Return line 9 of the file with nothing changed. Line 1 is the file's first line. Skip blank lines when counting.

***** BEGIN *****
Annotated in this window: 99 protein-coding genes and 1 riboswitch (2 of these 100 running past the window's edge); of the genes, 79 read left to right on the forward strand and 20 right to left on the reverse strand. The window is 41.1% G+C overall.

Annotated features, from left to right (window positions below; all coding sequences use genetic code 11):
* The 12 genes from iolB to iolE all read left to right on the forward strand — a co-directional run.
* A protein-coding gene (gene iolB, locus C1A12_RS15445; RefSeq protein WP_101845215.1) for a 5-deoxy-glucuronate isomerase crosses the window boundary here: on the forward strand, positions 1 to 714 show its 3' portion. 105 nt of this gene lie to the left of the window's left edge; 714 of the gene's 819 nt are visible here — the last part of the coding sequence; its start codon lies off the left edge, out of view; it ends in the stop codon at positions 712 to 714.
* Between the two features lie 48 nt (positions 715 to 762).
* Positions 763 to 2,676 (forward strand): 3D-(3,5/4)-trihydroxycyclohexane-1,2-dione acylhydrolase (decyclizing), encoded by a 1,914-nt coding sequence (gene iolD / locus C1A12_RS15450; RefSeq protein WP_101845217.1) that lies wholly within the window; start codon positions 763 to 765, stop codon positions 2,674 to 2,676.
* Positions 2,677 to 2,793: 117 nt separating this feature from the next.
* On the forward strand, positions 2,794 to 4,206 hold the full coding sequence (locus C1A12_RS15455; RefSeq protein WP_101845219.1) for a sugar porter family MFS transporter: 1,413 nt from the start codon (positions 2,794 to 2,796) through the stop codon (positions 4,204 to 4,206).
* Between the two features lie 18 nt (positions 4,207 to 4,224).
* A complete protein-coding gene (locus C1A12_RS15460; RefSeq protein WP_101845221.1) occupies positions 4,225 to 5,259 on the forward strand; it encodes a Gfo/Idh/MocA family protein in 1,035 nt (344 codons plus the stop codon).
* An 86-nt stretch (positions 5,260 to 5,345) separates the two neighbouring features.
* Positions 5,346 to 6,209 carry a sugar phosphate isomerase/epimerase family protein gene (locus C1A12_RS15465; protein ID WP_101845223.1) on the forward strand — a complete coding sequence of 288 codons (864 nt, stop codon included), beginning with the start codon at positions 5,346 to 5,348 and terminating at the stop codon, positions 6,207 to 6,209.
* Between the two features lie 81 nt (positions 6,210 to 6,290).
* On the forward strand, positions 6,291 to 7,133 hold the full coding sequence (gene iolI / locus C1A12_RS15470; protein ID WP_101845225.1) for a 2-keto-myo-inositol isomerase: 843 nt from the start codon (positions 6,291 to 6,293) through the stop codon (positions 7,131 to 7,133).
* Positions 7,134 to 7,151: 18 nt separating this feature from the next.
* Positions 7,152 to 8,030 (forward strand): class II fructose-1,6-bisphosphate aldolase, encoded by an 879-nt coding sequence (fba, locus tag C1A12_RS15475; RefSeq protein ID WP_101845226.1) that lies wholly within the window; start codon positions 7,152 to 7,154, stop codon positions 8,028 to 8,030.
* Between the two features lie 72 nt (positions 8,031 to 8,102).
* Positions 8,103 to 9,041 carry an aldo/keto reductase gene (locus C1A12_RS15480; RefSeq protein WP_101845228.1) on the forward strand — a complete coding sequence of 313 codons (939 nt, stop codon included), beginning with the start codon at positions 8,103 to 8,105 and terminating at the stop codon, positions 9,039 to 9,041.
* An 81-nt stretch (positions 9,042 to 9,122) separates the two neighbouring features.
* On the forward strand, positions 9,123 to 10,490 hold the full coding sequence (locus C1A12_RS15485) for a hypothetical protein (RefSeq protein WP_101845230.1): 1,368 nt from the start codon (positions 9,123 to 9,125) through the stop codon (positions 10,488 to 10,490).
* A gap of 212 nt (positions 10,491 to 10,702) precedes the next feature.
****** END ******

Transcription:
* Between the two features lie 18 nt (positions 4,207 to 4,224).